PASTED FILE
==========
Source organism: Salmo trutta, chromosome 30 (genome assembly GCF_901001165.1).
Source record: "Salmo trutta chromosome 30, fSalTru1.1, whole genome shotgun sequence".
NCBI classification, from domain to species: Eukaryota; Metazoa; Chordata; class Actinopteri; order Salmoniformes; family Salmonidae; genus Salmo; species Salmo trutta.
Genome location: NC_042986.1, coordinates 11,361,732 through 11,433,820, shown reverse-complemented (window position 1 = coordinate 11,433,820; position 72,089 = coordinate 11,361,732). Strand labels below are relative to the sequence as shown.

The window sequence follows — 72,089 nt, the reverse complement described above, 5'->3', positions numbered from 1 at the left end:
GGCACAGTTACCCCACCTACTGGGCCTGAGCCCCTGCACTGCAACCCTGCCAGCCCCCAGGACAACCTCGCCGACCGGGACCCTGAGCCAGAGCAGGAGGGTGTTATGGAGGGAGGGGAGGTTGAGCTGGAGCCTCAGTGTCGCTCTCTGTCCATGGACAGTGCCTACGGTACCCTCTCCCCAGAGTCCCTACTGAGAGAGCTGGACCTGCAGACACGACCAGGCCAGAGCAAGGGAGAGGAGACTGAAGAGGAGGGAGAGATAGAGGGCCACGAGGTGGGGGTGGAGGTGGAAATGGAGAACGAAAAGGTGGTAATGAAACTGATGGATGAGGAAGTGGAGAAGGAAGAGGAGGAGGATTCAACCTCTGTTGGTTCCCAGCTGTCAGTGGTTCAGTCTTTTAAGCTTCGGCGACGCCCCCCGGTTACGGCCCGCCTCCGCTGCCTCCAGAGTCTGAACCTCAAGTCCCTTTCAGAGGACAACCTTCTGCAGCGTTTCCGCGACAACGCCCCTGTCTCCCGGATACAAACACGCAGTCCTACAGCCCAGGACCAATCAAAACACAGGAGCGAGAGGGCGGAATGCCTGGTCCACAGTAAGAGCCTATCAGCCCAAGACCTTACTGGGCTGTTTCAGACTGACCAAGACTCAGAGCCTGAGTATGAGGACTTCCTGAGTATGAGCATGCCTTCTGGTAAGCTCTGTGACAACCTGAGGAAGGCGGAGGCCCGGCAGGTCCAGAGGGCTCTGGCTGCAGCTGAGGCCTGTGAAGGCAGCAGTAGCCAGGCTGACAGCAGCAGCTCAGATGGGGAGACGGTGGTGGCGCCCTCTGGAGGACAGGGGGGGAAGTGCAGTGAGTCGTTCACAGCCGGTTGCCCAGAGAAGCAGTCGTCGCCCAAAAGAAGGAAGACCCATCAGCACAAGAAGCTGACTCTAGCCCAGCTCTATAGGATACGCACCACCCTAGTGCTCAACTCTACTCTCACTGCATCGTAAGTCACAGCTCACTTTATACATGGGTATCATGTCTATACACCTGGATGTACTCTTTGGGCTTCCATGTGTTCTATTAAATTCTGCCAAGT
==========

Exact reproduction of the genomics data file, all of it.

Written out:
Source organism: Salmo trutta, chromosome 30 (genome assembly GCF_901001165.1).
Source record: "Salmo trutta chromosome 30, fSalTru1.1, whole genome shotgun sequence".
NCBI classification, from domain to species: Eukaryota; Metazoa; Chordata; class Actinopteri; order Salmoniformes; family Salmonidae; genus Salmo; species Salmo trutta.
Genome location: NC_042986.1, coordinates 11,361,732 through 11,433,820, shown reverse-complemented (window position 1 = coordinate 11,433,820; position 72,089 = coordinate 11,361,732). Strand labels below are relative to the sequence as shown.

The window sequence follows — 72,089 nt, the reverse complement described above, 5'->3', positions numbered from 1 at the left end:
GGCACAGTTACCCCACCTACTGGGCCTGAGCCCCTGCACTGCAACCCTGCCAGCCCCCAGGACAACCTCGCCGACCGGGACCCTGAGCCAGAGCAGGAGGGTGTTATGGAGGGAGGGGAGGTTGAGCTGGAGCCTCAGTGTCGCTCTCTGTCCATGGACAGTGCCTACGGTACCCTCTCCCCAGAGTCCCTACTGAGAGAGCTGGACCTGCAGACACGACCAGGCCAGAGCAAGGGAGAGGAGACTGAAGAGGAGGGAGAGATAGAGGGCCACGAGGTGGGGGTGGAGGTGGAAATGGAGAACGAAAAGGTGGTAATGAAACTGATGGATGAGGAAGTGGAGAAGGAAGAGGAGGAGGATTCAACCTCTGTTGGTTCCCAGCTGTCAGTGGTTCAGTCTTTTAAGCTTCGGCGACGCCCCCCGGTTACGGCCCGCCTCCGCTGCCTCCAGAGTCTGAACCTCAAGTCCCTTTCAGAGGACAACCTTCTGCAGCGTTTCCGCGACAACGCCCCTGTCTCCCGGATACAAACACGCAGTCCTACAGCCCAGGACCAATCAAAACACAGGAGCGAGAGGGCGGAATGCCTGGTCCACAGTAAGAGCCTATCAGCCCAAGACCTTACTGGGCTGTTTCAGACTGACCAAGACTCAGAGCCTGAGTATGAGGACTTCCTGAGTATGAGCATGCCTTCTGGTAAGCTCTGTGACAACCTGAGGAAGGCGGAGGCCCGGCAGGTCCAGAGGGCTCTGGCTGCAGCTGAGGCCTGTGAAGGCAGCAGTAGCCAGGCTGACAGCAGCAGCTCAGATGGGGAGACGGTGGTGGCGCCCTCTGGAGGACAGGGGGGGAAGTGCAGTGAGTCGTTCACAGCCGGTTGCCCAGAGAAGCAGTCGTCGCCCAAAAGAAGGAAGACCCATCAGCACAAGAAGCTGACTCTAGCCCAGCTCTATAGGATACGCACCACCCTAGTGCTCAACTCTACTCTCACTGCATCGTAAGTCACAGCTCACTTTATACATGGGTATCATGTCTATACACCTGGATGTACTCTTTGGGCTTCCATGTGTTCTATTAAATTCTGCCAAGT